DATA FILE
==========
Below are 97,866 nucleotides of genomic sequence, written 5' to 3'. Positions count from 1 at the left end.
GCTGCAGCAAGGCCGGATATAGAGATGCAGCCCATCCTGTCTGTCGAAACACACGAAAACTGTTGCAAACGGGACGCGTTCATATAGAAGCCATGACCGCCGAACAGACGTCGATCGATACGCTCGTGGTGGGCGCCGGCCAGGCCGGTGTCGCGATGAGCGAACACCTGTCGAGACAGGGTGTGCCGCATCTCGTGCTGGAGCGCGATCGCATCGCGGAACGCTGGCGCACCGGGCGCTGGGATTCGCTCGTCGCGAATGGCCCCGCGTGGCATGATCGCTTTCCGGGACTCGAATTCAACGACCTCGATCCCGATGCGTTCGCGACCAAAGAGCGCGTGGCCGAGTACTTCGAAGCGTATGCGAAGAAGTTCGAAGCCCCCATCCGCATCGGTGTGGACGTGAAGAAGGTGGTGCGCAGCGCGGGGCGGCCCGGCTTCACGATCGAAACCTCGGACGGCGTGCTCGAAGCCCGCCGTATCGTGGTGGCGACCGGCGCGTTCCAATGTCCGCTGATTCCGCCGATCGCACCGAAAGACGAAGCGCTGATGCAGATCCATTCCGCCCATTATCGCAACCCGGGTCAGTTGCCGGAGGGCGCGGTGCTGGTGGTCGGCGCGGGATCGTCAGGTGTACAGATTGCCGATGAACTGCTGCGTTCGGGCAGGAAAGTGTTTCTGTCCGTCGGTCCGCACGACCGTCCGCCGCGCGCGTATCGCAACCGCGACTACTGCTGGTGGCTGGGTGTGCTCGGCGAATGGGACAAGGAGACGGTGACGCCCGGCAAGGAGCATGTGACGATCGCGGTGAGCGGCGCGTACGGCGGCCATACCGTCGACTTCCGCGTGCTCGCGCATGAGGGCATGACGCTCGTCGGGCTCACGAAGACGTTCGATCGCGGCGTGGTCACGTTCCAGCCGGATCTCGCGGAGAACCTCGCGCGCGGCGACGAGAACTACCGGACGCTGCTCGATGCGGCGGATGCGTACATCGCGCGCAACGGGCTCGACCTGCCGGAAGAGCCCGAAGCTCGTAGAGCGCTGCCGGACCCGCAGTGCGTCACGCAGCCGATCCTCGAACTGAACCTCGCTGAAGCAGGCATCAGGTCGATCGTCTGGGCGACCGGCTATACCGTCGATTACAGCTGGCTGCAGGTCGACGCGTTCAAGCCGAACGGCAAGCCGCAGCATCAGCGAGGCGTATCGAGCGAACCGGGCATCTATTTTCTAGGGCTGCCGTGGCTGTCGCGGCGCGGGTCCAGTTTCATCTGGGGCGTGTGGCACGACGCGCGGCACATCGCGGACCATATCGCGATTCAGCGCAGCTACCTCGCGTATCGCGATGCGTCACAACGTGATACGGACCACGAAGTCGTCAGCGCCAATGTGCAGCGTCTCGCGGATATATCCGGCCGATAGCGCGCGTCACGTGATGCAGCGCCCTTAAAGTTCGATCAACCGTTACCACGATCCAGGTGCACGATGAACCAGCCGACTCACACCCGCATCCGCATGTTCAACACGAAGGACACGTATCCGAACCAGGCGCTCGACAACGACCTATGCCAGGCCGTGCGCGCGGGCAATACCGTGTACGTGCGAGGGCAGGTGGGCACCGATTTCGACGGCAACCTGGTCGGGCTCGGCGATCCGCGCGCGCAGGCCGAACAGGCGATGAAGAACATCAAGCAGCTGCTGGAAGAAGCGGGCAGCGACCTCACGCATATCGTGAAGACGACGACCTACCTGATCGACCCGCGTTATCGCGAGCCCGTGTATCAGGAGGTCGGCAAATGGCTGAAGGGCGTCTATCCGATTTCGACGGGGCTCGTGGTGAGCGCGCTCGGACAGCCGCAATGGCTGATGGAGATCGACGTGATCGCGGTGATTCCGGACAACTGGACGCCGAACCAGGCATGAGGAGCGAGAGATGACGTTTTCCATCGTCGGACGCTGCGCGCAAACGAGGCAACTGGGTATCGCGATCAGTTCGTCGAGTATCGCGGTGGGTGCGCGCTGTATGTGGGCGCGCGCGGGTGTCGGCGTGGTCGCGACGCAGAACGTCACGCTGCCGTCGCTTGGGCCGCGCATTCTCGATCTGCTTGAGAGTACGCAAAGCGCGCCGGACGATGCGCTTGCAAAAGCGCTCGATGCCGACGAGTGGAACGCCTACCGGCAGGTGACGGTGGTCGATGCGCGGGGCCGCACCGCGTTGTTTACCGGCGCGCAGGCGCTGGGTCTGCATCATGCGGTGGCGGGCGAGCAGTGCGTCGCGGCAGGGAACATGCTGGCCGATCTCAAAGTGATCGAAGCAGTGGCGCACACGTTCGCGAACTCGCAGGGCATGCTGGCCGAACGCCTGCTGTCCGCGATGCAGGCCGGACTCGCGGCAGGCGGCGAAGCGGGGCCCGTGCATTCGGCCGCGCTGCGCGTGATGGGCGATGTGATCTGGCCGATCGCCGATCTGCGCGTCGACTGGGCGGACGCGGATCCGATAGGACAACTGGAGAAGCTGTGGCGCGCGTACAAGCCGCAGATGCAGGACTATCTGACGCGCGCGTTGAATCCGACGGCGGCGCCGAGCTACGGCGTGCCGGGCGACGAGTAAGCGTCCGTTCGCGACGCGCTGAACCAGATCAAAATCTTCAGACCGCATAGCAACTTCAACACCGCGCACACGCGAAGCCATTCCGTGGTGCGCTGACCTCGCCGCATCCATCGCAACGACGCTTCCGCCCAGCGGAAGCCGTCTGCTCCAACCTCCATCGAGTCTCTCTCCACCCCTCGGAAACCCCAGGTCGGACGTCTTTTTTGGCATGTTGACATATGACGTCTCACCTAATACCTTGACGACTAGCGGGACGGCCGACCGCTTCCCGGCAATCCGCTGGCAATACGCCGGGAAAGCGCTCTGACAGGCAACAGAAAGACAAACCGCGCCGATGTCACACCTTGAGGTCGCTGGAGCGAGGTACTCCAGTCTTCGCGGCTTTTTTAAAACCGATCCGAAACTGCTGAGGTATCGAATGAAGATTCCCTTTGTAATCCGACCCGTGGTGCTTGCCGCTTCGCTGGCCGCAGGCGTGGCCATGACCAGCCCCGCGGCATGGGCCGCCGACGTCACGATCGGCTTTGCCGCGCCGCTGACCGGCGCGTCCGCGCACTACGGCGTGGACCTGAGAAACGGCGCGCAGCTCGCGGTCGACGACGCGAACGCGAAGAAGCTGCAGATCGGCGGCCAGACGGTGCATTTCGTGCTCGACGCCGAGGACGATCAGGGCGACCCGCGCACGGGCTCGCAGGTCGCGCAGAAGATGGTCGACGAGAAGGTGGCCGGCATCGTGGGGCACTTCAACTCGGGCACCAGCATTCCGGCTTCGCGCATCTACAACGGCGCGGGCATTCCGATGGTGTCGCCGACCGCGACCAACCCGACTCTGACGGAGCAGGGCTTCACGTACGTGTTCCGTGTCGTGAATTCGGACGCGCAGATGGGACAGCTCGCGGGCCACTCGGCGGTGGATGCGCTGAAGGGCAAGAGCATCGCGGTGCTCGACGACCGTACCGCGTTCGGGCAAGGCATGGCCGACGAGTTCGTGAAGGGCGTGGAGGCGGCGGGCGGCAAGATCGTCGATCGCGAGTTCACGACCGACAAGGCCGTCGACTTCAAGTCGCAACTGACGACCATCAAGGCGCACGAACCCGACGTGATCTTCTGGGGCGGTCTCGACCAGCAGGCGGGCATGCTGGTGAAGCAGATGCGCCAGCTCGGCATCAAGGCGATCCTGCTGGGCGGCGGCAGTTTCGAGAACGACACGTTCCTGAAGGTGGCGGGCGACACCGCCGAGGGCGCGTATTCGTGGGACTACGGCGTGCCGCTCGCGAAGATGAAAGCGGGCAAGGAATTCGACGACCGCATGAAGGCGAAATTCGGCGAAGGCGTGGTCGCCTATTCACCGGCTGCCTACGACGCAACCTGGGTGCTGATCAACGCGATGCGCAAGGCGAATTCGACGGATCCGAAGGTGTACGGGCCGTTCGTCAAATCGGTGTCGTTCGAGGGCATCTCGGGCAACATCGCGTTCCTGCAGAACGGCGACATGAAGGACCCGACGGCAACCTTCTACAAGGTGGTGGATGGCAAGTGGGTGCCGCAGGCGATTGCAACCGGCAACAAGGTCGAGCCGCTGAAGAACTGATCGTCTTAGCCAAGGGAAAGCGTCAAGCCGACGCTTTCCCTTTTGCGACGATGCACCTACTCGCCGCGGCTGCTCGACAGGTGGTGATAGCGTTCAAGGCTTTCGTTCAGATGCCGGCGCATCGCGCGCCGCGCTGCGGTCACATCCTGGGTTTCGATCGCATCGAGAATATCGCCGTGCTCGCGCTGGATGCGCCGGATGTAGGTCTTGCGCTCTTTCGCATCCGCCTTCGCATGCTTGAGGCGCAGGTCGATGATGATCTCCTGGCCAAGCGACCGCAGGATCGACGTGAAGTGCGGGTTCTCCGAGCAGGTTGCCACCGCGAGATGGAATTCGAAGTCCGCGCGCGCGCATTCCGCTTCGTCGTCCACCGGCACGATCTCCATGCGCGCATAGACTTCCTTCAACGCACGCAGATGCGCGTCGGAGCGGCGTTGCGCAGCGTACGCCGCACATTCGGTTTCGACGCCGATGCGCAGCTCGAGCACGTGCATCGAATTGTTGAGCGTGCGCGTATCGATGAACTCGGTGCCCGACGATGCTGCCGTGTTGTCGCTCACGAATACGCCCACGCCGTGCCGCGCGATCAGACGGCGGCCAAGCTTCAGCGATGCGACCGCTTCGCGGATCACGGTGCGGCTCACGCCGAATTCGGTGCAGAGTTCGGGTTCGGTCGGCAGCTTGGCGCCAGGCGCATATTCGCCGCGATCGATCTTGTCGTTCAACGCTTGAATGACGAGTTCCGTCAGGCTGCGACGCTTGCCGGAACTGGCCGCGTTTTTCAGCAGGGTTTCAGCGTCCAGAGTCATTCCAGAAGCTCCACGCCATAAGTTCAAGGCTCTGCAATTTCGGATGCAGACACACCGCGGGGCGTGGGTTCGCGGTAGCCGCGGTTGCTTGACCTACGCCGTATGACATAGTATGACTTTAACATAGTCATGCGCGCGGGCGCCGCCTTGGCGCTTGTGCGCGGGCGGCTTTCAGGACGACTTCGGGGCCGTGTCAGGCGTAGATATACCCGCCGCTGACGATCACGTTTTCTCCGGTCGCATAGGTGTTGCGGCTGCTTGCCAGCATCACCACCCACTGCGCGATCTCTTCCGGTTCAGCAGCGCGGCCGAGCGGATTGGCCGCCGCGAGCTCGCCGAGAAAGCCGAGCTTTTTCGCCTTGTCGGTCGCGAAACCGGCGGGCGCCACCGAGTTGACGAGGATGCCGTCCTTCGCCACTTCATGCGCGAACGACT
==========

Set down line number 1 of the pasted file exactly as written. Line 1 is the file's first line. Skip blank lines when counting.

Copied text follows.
Below are 97,866 nucleotides of genomic sequence, written 5' to 3'. Positions count from 1 at the left end.